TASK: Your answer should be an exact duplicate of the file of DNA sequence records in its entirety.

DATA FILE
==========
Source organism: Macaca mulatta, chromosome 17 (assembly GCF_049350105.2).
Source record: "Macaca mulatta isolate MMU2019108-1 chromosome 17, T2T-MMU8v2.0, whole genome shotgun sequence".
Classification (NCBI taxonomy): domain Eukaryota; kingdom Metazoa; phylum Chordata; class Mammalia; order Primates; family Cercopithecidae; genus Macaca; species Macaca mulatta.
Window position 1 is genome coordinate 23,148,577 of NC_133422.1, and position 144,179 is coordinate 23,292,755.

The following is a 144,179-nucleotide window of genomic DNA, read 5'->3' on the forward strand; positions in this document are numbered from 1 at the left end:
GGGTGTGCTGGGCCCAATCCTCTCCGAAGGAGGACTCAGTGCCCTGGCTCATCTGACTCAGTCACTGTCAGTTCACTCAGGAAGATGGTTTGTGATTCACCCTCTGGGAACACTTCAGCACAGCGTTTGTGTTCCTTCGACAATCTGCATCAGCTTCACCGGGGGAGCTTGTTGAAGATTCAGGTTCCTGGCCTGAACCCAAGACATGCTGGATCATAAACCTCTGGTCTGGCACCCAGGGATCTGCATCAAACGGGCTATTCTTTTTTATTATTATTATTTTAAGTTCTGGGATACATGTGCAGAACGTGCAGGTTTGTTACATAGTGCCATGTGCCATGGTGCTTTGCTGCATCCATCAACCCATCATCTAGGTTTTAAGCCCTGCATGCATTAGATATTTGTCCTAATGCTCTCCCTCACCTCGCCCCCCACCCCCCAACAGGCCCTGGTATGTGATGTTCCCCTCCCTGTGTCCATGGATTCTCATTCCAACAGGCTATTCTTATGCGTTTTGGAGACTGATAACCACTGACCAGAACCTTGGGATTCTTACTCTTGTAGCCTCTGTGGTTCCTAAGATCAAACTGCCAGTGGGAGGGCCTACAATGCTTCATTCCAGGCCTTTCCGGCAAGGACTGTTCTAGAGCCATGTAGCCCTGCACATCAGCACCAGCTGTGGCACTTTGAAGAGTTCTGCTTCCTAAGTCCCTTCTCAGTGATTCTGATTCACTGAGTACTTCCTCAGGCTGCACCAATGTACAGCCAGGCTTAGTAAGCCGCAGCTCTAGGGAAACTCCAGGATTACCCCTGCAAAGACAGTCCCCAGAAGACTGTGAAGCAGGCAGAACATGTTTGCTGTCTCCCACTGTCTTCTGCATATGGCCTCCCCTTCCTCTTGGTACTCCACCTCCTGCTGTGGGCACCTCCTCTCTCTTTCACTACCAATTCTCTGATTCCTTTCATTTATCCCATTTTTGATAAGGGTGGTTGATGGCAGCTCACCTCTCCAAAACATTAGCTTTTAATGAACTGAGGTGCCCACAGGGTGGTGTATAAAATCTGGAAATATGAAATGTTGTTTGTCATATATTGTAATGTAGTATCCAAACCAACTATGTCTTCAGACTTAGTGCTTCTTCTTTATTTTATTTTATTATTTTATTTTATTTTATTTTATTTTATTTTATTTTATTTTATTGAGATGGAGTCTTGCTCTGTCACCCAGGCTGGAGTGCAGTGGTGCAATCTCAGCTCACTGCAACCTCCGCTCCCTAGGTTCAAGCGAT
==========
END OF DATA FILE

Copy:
Source organism: Macaca mulatta, chromosome 17 (assembly GCF_049350105.2).
Source record: "Macaca mulatta isolate MMU2019108-1 chromosome 17, T2T-MMU8v2.0, whole genome shotgun sequence".
Classification (NCBI taxonomy): domain Eukaryota; kingdom Metazoa; phylum Chordata; class Mammalia; order Primates; family Cercopithecidae; genus Macaca; species Macaca mulatta.
Window position 1 is genome coordinate 23,148,577 of NC_133422.1, and position 144,179 is coordinate 23,292,755.

The following is a 144,179-nucleotide window of genomic DNA, read 5'->3' on the forward strand; positions in this document are numbered from 1 at the left end:
GGGTGTGCTGGGCCCAATCCTCTCCGAAGGAGGACTCAGTGCCCTGGCTCATCTGACTCAGTCACTGTCAGTTCACTCAGGAAGATGGTTTGTGATTCACCCTCTGGGAACACTTCAGCACAGCGTTTGTGTTCCTTCGACAATCTGCATCAGCTTCACCGGGGGAGCTTGTTGAAGATTCAGGTTCCTGGCCTGAACCCAAGACATGCTGGATCATAAACCTCTGGTCTGGCACCCAGGGATCTGCATCAAACGGGCTATTCTTTTTTATTATTATTATTTTAAGTTCTGGGATACATGTGCAGAACGTGCAGGTTTGTTACATAGTGCCATGTGCCATGGTGCTTTGCTGCATCCATCAACCCATCATCTAGGTTTTAAGCCCTGCATGCATTAGATATTTGTCCTAATGCTCTCCCTCACCTCGCCCCCCACCCCCCAACAGGCCCTGGTATGTGATGTTCCCCTCCCTGTGTCCATGGATTCTCATTCCAACAGGCTATTCTTATGCGTTTTGGAGACTGATAACCACTGACCAGAACCTTGGGATTCTTACTCTTGTAGCCTCTGTGGTTCCTAAGATCAAACTGCCAGTGGGAGGGCCTACAATGCTTCATTCCAGGCCTTTCCGGCAAGGACTGTTCTAGAGCCATGTAGCCCTGCACATCAGCACCAGCTGTGGCACTTTGAAGAGTTCTGCTTCCTAAGTCCCTTCTCAGTGATTCTGATTCACTGAGTACTTCCTCAGGCTGCACCAATGTACAGCCAGGCTTAGTAAGCCGCAGCTCTAGGGAAACTCCAGGATTACCCCTGCAAAGACAGTCCCCAGAAGACTGTGAAGCAGGCAGAACATGTTTGCTGTCTCCCACTGTCTTCTGCATATGGCCTCCCCTTCCTCTTGGTACTCCACCTCCTGCTGTGGGCACCTCCTCTCTCTTTCACTACCAATTCTCTGATTCCTTTCATTTATCCCATTTTTGATAAGGGTGGTTGATGGCAGCTCACCTCTCCAAAACATTAGCTTTTAATGAACTGAGGTGCCCACAGGGTGGTGTATAAAATCTGGAAATATGAAATGTTGTTTGTCATATATTGTAATGTAGTATCCAAACCAACTATGTCTTCAGACTTAGTGCTTCTTCTTTATTTTATTTTATTATTTTATTTTATTTTATTTTATTTTATTTTATTTTATTTTATTGAGATGGAGTCTTGCTCTGTCACCCAGGCTGGAGTGCAGTGGTGCAATCTCAGCTCACTGCAACCTCCGCTCCCTAGGTTCAAGCGAT